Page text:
After putting together a stellar two-year run with West Chester Rustin, Pettit flourished in his first season with the Tide, and looks primed for a strong senior year. The 6-foot-2 guard had 13 points in a victory over DePaul (N.J.) and racked up the total in a variety of ways. His jump shot is textbook with a quick release and he is evolving into a more capable playmaker. While he doesn’t have any offers at the moment, he was the primary reason Devon Prep advanced to the Philadelphia Catholic League semifinals and he should be an integral part to the Tide’s continued rise.
Ben Roy (2022 | Manasquan, N.J.)
Roy, a 6-1 guard who verbally committed to Boston University earlier in September, put up 20 points in a 14-point loss to Math, Civics & Sciences. Despite the loss, Roy was not overmatched going up against a very athletic MCS squad. He has good bounce when attacking at the rim and has a variety of crafty finishes, utilizing floaters and reverses to get his shot over or past bigger defenders. He also has a smooth jumper and can hit from well past the 3-point line. He enters his senior season with over 1,000 career points (1,174) even though his sophomore and junior seasons were shortened due to COVID. Roy averaged 24 points per game his junior season. He chose Boston over Brown, Bryant, Fairfield, Holy Cross, Monmouth, Nebraska, Penn, Robert Morris, St. Peter’s, Toledo.
Rutgers commit Derek Simpson (above) is the engine that drives a strong Lenape (N.J.) squad. (Photo: Josh Verlin/CoBL)
Derek Simpson (2022 | Lenape, N.J.)
Another recent D-I playing on Saturday was Simpson, who’ll be continuing his career in the Big Ten next year at Rutgers. The future Scarlet Knight, a 6-2 guard, is a terrific on-court leader with a smooth game, though he can rise up and throw down with serious authority, as he demonstrated with a fast-break slam that had a buzz going around the players and scouts watching. Simpson doesn’t force the action and uses a strong supporting cast well, making him an efficient offensive player who makes those around him better.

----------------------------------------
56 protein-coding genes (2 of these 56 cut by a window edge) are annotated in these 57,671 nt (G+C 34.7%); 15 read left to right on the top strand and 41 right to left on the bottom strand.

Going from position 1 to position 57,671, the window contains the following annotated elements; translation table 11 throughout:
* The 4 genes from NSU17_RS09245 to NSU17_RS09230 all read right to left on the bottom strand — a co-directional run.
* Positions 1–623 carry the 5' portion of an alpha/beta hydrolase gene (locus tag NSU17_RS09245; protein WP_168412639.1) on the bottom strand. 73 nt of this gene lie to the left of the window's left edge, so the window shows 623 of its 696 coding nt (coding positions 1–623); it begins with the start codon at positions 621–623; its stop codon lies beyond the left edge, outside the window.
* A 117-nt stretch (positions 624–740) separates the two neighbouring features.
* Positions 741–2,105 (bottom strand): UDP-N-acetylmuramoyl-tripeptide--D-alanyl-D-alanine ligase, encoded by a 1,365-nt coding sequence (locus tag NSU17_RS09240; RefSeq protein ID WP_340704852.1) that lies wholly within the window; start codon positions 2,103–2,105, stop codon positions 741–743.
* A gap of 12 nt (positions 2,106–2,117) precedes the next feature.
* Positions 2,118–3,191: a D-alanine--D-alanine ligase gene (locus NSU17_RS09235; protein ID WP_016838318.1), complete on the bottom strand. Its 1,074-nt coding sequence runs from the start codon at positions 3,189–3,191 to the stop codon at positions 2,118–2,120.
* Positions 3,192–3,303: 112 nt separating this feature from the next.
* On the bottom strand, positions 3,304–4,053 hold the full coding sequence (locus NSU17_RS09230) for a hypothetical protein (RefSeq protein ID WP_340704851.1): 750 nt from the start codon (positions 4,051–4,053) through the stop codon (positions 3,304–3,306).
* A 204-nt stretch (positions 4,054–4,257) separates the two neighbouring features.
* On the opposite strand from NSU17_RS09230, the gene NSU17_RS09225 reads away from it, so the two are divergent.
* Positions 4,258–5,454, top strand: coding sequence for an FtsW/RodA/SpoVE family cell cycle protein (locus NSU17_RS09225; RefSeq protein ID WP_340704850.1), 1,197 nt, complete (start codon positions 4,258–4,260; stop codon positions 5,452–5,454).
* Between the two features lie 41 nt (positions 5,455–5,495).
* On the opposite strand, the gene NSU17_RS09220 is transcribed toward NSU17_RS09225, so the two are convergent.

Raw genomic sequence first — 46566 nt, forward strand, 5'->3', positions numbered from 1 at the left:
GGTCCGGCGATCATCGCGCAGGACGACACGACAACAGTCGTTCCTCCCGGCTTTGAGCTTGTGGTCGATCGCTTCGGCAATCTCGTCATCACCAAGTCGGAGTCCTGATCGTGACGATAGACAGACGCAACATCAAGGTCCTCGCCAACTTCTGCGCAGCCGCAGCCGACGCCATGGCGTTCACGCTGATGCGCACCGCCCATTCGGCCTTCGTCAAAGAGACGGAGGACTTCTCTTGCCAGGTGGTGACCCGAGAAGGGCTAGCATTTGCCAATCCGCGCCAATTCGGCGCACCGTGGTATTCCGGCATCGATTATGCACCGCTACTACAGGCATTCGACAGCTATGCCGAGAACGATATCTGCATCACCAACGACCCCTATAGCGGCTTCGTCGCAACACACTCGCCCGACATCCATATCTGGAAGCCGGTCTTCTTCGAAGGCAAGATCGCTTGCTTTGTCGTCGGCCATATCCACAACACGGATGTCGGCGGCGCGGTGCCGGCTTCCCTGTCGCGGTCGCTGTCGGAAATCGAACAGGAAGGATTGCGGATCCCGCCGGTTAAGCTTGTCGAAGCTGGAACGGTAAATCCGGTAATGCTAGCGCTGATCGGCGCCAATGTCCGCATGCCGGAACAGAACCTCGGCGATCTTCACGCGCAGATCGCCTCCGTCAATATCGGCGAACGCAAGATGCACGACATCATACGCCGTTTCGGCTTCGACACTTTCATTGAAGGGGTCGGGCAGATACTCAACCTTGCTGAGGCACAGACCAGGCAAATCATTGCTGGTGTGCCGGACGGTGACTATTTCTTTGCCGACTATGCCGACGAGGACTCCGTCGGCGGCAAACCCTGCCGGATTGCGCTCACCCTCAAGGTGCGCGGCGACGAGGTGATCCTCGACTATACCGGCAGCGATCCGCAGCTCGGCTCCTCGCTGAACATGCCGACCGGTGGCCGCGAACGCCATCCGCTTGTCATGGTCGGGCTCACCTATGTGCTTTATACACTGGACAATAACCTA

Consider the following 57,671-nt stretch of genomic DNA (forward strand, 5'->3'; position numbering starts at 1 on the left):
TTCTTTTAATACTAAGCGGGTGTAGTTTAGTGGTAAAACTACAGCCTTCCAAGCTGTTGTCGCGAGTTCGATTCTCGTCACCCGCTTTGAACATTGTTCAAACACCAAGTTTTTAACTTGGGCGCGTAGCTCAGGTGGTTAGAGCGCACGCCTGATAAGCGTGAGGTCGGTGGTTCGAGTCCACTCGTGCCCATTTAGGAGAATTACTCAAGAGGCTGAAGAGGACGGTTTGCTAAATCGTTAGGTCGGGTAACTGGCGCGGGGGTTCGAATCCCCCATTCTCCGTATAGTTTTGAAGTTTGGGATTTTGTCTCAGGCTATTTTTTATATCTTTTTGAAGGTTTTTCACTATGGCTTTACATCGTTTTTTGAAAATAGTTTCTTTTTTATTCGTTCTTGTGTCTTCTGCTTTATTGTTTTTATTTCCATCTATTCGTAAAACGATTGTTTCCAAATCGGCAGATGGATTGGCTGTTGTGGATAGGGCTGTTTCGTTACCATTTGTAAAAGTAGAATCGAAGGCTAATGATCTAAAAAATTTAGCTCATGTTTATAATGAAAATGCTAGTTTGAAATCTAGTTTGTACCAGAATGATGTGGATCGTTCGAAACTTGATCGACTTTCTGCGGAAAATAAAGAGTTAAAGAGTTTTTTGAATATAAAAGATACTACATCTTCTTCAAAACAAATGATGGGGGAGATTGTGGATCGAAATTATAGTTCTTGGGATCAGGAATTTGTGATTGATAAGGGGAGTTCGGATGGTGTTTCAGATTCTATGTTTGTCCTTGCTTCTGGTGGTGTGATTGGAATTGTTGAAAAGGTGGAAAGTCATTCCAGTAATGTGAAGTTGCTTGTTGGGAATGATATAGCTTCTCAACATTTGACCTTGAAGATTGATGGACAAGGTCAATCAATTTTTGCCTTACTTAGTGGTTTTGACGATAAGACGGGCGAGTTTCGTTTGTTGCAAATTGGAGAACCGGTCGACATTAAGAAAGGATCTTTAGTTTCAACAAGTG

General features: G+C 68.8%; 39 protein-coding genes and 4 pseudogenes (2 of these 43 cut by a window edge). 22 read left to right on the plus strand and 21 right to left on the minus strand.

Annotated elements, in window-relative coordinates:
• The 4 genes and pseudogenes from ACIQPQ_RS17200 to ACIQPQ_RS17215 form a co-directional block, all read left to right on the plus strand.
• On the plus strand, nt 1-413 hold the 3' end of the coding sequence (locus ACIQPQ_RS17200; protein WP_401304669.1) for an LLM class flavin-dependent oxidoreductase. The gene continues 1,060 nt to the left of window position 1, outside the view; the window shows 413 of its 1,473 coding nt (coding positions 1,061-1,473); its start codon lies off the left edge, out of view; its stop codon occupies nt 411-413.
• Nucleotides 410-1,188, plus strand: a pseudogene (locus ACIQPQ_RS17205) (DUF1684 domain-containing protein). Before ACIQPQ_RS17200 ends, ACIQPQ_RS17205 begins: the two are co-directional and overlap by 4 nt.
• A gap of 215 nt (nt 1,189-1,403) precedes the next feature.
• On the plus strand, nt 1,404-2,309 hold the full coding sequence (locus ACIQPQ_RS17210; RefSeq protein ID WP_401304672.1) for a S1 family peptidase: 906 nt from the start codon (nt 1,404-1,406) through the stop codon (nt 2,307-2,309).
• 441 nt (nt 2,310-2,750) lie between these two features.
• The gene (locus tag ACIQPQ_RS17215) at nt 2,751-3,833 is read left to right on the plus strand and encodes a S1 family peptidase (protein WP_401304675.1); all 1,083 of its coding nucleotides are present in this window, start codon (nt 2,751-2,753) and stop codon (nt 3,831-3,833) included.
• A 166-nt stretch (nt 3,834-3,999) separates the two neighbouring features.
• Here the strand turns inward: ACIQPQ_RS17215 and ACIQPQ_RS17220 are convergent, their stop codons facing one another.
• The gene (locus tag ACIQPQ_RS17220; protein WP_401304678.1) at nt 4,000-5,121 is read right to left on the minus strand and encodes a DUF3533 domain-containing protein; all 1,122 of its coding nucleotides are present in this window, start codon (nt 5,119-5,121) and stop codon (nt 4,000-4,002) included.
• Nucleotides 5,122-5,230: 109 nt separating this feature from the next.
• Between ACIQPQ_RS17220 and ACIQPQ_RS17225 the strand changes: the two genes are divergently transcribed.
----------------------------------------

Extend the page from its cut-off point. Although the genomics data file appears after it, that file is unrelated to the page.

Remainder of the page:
Masud Stewart (2022 | Neumann-Goretti, Pa.)
Stewart is as athletic and physical as guards come. The 6-foot-3 guard learned from Hysier Miller (Temple) and Chris Evans (Claflin University) as a junior and will lead a young Saints team as a senior in the same way. He scored a game-high 24 points in a tough 65-60 win over Bergen Catholic (N.J.). His potential is there, as evidenced by his offers from Wagner, Rider, Holy Cross and St. Peter’s, and he will be the unquestioned leader of this year’s Neumann-Goretti starters.
Mark Armstrong (2022 | St. Peter’s Prep, N.J.), Aidan Anderson (2022 | Lenape, N.J.), Rahmir Barno (2023 | Imhotep Charter, Pa.), Jaheim Bethea (2022 | Math, Civics & Sciences, Pa.), Christian Bliss (2024 | George School, Pa.), Luke Braaten (2022 | Brick Memorial, N.J.), Julian Brown (2022 | Bergen Catholic, N.J.), Aasim Burton (2024 | Math, Civics & Sciences, Pa.), Terry Copeland (2024 | Bergen Catholic, N.J.), Nick Colucci (2022 | Haverford High, Pa.), Khalif Crawley (2022 | Math, Civics & Sciences, Pa.), Jacob Cummiskey (2024 | Central Bucks East, Pa.), Connor Fields (2022 | Abington, Pa.), Edixon Gomez (2022 | Bethlehem Catholic, Pa.) Joe Greene (2022 | Friends’ Central, Pa.), RJ Greene (2022 | Iona Prep, N.Y.), Kyle Jones (2023 | Father Judge, Pa.), Derrius Lucas (2022 | Abington, Pa.), Khaafiq Myers (2024 | Neumann-Goretti, Pa.), Bryce Nwobu (2022 | Cherokee, N.J.), Lucas Orchard (2023 | Devon Prep, Pa.), Fazl Oshodi (2024 | Friends’ Central, Pa.), Cameron Piggee (2023 | Rutgers Prep, N.J.), Will Richardson (2022 | Bergen Catholic, N.J.), Reggie Selden Jr. (2024 | Bishop Eustace, N.J.), Landon Shivers (2022 | Life Center, N.J.), Darren Tuck (2022 | St. Joe’s-Metuchen, N.J.), Kevin Tucker Jr. (2024 | Chester, Pa.), Shane Winkelman (2022 | Cherokee, N.J.), Robert Wright III (2024 | Neumann-Goretti, Pa.)